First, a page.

Late August and September are the honeymoon season in many schools across the United States; the time of year when students are exploring new friendships, feeling out the shifting social hierarchies of their grade, and determining where they fit in. As a school counselor, I have learned to anticipate that there will be a few rough patches in the early weeks of school as relationships re-shuffle from the previous year, but for the most part, the friendship waters will be steady. Then, there's October.
It's no coincidence that National Bullying Prevention month falls at that time of year when select school-aged kids have sized each other up, calculated their relative social power, and begun to stake out their new place in the peer pecking order. In this game of social whack-a-mole where young people put each other down in order to boost themselves up, bullying is often the strategy of choice to "win" the popularity wars. Teaching young people how to recognize bullying in all of its shapes, forms, practices, and methods is the necessary first step to equipping them to manage the highs and lows of their school social scene.
These four categories are a helpful framework to teach young people about purposeful and patterned abuses of social power that tend to peak in schools in the autumn months:
Physical bullying: The traditional "sticks and stones" of aggression, this kind of bullying includes a range of antagonistic behaviors in which one person aims to cause bodily harm to another person.
Verbal bullying: As the second half of the old-school children's rhyme goes, “words will never hurt you.” Anyone who has been on the receiving end of verbal bullying, however, knows that cruel words and scary threats can be very painful and often have long-term consequences.
Relational bullying: In relational bullying, kids use friendship—and the threat of taking their friendship away—to hurt others. This is the type of bullying most often referred to as “drama.” Because it often happens within the context of a once prized relationship, relational aggression can be especially confusing and hurtful.
Cyberbullying is a specific form of bullying that involves technology, most often group chats and social media. Cyberbullying can be especially destructive because of how quickly and widely cruel messages spread.
After defining these distinct (though frequently overlapping) types of bullying, it is helpful for adults to engage kids in a conversation about how each type of bullying gets played out in their everyday lives. The most common behaviors kids talk about tend to include:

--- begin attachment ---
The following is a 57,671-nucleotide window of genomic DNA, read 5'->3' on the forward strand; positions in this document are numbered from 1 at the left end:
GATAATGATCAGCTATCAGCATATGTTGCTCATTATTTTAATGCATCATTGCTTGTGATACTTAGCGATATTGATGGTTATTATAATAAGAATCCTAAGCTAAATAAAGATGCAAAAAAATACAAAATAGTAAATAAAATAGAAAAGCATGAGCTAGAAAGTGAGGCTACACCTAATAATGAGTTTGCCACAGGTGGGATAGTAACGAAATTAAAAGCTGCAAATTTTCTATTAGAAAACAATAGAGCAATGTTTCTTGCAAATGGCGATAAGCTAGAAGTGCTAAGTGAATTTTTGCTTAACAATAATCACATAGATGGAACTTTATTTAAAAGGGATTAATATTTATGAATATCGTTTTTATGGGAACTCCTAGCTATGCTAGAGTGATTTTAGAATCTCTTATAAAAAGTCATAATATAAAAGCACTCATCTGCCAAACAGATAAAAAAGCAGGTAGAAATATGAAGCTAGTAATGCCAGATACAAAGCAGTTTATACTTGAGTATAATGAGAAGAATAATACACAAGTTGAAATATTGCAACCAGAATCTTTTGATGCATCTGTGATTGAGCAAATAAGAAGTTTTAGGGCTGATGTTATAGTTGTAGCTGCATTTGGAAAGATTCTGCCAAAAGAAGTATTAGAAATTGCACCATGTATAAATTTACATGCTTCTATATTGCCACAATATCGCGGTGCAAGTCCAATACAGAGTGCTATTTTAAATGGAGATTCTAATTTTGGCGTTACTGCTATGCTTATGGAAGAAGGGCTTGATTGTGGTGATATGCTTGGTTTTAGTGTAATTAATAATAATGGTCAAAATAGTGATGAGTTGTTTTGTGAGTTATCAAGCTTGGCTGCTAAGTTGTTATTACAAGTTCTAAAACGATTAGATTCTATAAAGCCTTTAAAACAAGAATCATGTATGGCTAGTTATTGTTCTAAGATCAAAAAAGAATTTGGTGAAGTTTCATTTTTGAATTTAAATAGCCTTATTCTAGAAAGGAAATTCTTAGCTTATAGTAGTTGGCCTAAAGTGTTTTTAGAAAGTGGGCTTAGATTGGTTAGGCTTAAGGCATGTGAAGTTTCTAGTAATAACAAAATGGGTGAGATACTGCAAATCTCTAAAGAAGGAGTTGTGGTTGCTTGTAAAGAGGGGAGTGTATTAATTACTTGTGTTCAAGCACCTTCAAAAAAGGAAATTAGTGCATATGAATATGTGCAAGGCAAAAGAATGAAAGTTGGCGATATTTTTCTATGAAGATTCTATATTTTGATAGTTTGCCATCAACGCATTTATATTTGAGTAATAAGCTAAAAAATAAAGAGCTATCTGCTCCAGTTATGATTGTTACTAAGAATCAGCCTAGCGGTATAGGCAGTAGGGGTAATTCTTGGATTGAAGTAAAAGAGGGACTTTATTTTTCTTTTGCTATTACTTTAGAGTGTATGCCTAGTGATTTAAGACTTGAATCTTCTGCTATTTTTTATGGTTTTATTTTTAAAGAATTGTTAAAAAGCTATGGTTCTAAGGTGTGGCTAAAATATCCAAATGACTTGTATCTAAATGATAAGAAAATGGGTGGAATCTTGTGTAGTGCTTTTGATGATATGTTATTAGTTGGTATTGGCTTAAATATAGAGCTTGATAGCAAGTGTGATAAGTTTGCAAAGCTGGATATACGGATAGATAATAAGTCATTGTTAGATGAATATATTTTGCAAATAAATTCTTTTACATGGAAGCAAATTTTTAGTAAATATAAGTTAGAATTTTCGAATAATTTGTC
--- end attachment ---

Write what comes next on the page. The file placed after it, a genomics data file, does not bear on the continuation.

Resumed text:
Hitting, kicking, and spitting (obvious to any kid witnesses who may be present; often committed as a blatant show of power). Shoving, tripping, elbowing (which are often justified by kids as "accidental" to any adult witnesses who observe the behavior)
Teasing, threatening, name calling, slut-shaming, and harassing. Just today, I overheard a group of girls accusing a classmate of flaunting her "booty shorts" as a way to justify why they were excluding her from their lunch table. (Yes, I directly addressed the cruelty with the girls, in the moment, in a way that did not further humiliate the girl they were trying to shame.)
Starting rumors, gossiping, intentionally excluding, socially isolating, and using the silent treatment are all red flags of relational bullying. As is following up a purposely cruel statement with “just joking” and/or "I didn't realize you were so sensitive."
Using social media to post embarrassing photos and humiliating comments, trolling online, calling someone out in a group chat and/or setting up fake social media accounts are among the most common ways to make cruelty go viral.
What good does talking about it do?
Talking with kids about the specific ways that drama and bullying show up in their lives is a fundamental way of helping them put language to emotion and thus gain an intellectual understanding of an otherwise confounding emotional experience. At the same time, when kids understand and can identify bullying in all of its forms, they feel less alone and more connected to the person who is helping them make sense of the social dynamic. When young people are connected, they are ready to learn. It is in this space that parents, caregivers, counselors, teachers, coaches, and other caring adults can reach and teach kids the skills and strategies they need to respond most effectively to the types of aggression most prominent in their lives.